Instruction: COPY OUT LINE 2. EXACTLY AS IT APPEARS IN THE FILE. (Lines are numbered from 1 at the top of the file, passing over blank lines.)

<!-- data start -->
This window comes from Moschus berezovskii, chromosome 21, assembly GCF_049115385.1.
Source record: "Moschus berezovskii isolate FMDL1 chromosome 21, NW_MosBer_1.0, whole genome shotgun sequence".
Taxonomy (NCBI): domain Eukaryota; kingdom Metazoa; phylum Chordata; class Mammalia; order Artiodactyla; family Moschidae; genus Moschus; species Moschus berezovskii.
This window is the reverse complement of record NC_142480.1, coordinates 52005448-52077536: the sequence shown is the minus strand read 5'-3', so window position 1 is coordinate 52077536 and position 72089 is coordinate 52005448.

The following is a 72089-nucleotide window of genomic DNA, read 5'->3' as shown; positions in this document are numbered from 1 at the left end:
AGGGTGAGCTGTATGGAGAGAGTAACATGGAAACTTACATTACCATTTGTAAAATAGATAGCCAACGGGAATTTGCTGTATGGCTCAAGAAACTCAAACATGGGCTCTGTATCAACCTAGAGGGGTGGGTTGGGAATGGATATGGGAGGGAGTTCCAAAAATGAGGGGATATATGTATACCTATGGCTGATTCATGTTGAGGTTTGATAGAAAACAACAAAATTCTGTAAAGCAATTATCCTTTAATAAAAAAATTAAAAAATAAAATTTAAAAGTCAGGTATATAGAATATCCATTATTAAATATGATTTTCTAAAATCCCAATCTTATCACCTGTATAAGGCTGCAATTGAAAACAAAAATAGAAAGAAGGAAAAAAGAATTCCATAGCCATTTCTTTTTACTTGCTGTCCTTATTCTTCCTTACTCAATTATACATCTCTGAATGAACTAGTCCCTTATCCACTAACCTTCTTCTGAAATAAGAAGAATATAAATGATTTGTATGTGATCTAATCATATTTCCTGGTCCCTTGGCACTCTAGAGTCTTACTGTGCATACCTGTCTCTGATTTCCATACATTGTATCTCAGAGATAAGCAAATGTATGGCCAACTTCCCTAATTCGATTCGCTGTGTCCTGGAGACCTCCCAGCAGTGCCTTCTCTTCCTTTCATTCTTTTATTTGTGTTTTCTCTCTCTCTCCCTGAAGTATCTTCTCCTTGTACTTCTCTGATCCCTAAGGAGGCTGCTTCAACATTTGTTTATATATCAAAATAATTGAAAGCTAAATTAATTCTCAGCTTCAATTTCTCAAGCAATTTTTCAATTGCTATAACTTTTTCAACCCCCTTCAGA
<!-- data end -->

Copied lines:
Source record: "Moschus berezovskii isolate FMDL1 chromosome 21, NW_MosBer_1.0, whole genome shotgun sequence".